Teach English in TiAnshAn Zhen - Chifeng Shi

Do you want to be TEFL or TESOL-certified and teach in TiAnshAn Zhen? Are you interested in teaching English in Chifeng Shi? Check out ITTT’s online and in-class courses, Become certified to Teach English as a Foreign Language and start teaching English ONLINE or abroad! ITTT offers a wide variety of Online TEFL Courses and a great number of opportunities for English Teachers and for Teachers of English as a Second Language.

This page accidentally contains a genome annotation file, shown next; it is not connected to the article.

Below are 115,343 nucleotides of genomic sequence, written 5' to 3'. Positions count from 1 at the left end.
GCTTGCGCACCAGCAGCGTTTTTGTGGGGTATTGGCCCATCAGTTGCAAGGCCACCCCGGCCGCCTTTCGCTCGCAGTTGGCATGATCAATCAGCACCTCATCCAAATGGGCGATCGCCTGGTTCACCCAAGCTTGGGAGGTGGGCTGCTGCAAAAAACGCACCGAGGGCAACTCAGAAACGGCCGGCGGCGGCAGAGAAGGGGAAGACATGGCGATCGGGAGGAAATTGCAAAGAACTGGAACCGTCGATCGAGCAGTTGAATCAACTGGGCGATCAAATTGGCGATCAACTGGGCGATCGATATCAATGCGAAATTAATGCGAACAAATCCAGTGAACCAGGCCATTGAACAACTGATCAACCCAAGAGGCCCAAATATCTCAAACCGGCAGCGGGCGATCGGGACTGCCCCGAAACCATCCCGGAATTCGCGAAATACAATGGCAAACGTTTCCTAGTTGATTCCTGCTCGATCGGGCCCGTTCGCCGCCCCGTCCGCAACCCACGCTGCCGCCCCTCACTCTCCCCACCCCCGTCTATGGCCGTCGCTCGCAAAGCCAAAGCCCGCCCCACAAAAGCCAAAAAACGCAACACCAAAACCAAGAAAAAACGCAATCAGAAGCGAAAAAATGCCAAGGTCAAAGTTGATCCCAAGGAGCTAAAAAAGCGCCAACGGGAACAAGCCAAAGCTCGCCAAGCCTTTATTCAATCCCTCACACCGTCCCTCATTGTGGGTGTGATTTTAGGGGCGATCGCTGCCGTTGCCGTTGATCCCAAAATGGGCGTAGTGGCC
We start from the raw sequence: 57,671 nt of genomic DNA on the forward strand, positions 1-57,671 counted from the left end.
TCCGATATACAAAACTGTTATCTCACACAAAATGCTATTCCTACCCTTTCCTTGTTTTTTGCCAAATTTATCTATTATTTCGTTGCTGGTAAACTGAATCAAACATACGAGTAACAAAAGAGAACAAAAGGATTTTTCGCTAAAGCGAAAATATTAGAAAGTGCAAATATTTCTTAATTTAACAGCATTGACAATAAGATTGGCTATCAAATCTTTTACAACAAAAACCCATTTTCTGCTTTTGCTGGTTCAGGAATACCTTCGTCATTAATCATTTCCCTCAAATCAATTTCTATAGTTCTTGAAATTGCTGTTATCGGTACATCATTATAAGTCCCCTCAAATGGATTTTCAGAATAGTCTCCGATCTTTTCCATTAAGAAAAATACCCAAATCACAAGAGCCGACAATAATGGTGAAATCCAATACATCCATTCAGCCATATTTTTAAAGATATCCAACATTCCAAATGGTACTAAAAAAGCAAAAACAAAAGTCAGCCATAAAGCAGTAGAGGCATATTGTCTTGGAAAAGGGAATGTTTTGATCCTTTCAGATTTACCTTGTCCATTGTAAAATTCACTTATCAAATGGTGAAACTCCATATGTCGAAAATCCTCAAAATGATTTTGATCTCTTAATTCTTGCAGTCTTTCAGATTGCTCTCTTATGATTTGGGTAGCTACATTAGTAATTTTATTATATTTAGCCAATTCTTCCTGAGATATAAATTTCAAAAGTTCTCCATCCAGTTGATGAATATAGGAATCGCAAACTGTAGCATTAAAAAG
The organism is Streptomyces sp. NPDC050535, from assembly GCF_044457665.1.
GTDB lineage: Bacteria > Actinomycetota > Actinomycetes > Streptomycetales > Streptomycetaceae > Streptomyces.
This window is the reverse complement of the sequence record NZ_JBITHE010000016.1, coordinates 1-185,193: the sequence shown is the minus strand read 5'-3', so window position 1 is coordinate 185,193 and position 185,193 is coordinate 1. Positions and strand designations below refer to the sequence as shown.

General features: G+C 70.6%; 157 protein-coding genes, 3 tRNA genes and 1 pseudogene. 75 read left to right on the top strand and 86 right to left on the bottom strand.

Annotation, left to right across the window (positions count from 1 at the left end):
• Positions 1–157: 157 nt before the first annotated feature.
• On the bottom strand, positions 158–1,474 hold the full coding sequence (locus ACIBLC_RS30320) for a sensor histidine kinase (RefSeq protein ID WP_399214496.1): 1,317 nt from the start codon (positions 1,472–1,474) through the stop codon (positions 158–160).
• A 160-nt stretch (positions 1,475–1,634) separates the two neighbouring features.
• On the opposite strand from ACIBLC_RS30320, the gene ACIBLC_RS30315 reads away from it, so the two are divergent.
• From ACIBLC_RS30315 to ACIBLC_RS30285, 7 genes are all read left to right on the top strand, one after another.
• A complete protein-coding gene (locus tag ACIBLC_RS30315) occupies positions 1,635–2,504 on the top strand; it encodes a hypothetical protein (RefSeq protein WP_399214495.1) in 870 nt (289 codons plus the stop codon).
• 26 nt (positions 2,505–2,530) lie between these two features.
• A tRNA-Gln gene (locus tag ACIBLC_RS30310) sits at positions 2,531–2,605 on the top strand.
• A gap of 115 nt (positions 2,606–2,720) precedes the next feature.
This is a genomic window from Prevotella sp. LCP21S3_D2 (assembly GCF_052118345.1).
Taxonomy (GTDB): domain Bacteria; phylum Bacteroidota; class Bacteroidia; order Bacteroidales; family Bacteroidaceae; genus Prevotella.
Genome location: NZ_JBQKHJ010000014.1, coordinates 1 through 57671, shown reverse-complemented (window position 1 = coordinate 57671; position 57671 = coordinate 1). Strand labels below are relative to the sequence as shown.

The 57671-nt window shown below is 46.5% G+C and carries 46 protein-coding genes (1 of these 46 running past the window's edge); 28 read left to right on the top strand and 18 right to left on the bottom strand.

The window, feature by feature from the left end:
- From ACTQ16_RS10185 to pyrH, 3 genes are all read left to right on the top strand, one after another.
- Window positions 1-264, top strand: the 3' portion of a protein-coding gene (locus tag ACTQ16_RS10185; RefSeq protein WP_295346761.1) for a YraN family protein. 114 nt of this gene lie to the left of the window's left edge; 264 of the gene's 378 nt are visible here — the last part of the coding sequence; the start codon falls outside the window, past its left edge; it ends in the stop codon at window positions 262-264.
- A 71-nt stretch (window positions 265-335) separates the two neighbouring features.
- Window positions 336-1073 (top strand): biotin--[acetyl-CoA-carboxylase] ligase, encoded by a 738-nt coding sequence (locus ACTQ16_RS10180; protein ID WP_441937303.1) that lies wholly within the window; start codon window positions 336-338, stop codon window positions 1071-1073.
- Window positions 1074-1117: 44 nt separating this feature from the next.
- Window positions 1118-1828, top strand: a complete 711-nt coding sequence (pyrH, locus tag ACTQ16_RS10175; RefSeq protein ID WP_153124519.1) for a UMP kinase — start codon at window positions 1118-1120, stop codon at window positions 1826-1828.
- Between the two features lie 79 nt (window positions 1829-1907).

Abstract: Classroom management consists of the practices and procedures that a teacher uses to maintain an optimum environment in which instruction and learning can occur. Management is the act of managing, supervising, guiding and caring for an organization, program, or project you have been entrusted with. A teacher is entrusted with managing a classroom as a learning environment. Classroom management doesn’t have to be complex. It doesn’t need to be a daily battle. And you don’t have to be the stern, stressed-out teacher you never wanted to become. On the contrary, classroom can be a source of joy and satisfaction. It can be life changing and perspective altering. It can be poignant and lovely and even beautiful. It can build relashionships, teach lessons and create memories that endure for a lifetime. Introduction: A smile is a subtle message that kindness and politeness are expected in your classroom. It starts a slow but sure chain of smiles that pay forward throughout your new class, setting a tone conductive to learning, behaving, and getting along with classmates. The truth is, smiling is a powerfull classroom management strategy you should begin using the first day of school. A simple pause is a powerful classroom management strategy. There are no hard and fast rules about when, how often or how long you should pause. You learn and become better and nimbler at using them through experience. At first, pausing just a couple of seconds may seem like a long time. It may feel strange and uncomfortable, even for your students. But in time you’ll love the impact it has on your teaching. You’ll find yourself speaking with more confidence using your body and facial expressions more, becoming more dynamic and willing to take chances with storytelling, playacting, and the like. Your word will have more power and your lessons will prove more effective. Your students will be more attentive and more interested in you, and less interested in misbehaving. Like much of classroom management, it is simple things, when applied consistently, day after day and perfected over time that add up in great teaching. Speaking softly is an effective classroom management strategy. Speaking softly has a calming effect on students. Just by opening your mouth you’ll be able to release classroom excitability and nervous tension which is most often caused by loud, stressed–out, and fast–moving teachers. A calm, polite voice sends the message that you’re in control of the class and that you know exactly what you’re doing. This is a comforting, even soothing, notion to students, and it frees them to concentrate on their learning. What does a well-managed classroom look like? A well-managed classroom has a set of procedures and routines that structure the classroom. The procedure and routines organize the classroom so that the myriad of activities that take place there function smoothly and reduce unnecessary stress. These activities may include reading, taking notes, participating in group work, taking part in class discussion, participating in games, and producing materials. An effective teacher has every student involved and cooperating in all of these activities and more. In an effective classroom, there is structure that provides for an environment conductive to learning. The students are working; they are paying attention; they are cooperative and respectful of each other; they exhibit self-discipline; and they remain on task. All materials are ready and organized; the furniture is arranged for productive work; and a calm and positive climate prevails. The characteristics of a well-managed classroom: 1. Students are deeply involved with their work, especially with academic, teacher-led instruction. 2. Students know what is expected of them and are generally successful. 3. There is relatively little wasted time, confusion, or disruption. 4. The climate of the classroom is work-oriented but relaxed and pleasant. Effective teachers prevent problems before they occur by implementing a plan at the beginning of the school year. The plan consists of the following components: • Using time as effectively as possible. • Implementing group strategies that produce high levels of student involvement. • Motivating and engaging student creativity and participation with good lesson plans and interesting academic tasks. • Clearly communicating objectives and procedures. Effective teachers have long known how to manage classrooms. Good classroom management doens not just happen; effective teachers plan good classroom management. If you are not managing your classroom, then your students will manage you. The effective teacher knows that student achievement will only occur when the students’ work environment is organized and structured, so their potential can be nurtured. Their self- confidence must be grown and self-discipline be instilled. Under the guidance of an effective teacher, learning takes place. The purpose of effective classroom management is to ensure that student engagement leads to a productive learning environment. A variety of activities can occur simulataneously. The students are working and tuned in to the teacher; they are cooperative and respectful of each other; they exhibit self-discipline; they remain on task. All materials are ready and organized; the furniture is arranged for discipline; they remain on task. productive work; a calm and positive climate prevails. Conclusion: The effective teacher starts off getting to know the students and laying the ground rules for the class that will help them meet their goals. The ineffective teacher starts off trying to teach subject-matter content before getting to know the students and laying down the ground rules for success. Failure of teacher and students is almost guaranteed. The ineffective teacher begins the first day of school attempting to teach a subject and spends the rest of the year running after the student. The effective teacher spends most of the first week teaching the students how to follow classroom procedures. When the students know how the class is run, they will be more willing to do whatever you want them to do. You can then have exciting and challenging classroom that maximizes student learning time because procedures and routines establish a healthy and productive environment in the classroom. References: 1. The First Days of School Harry K. Wong Rosemary T. Wong 2. The classroom Management Book Harry K. Wong Rosemary T. Wong 3. The classroom management secret Michael Linsin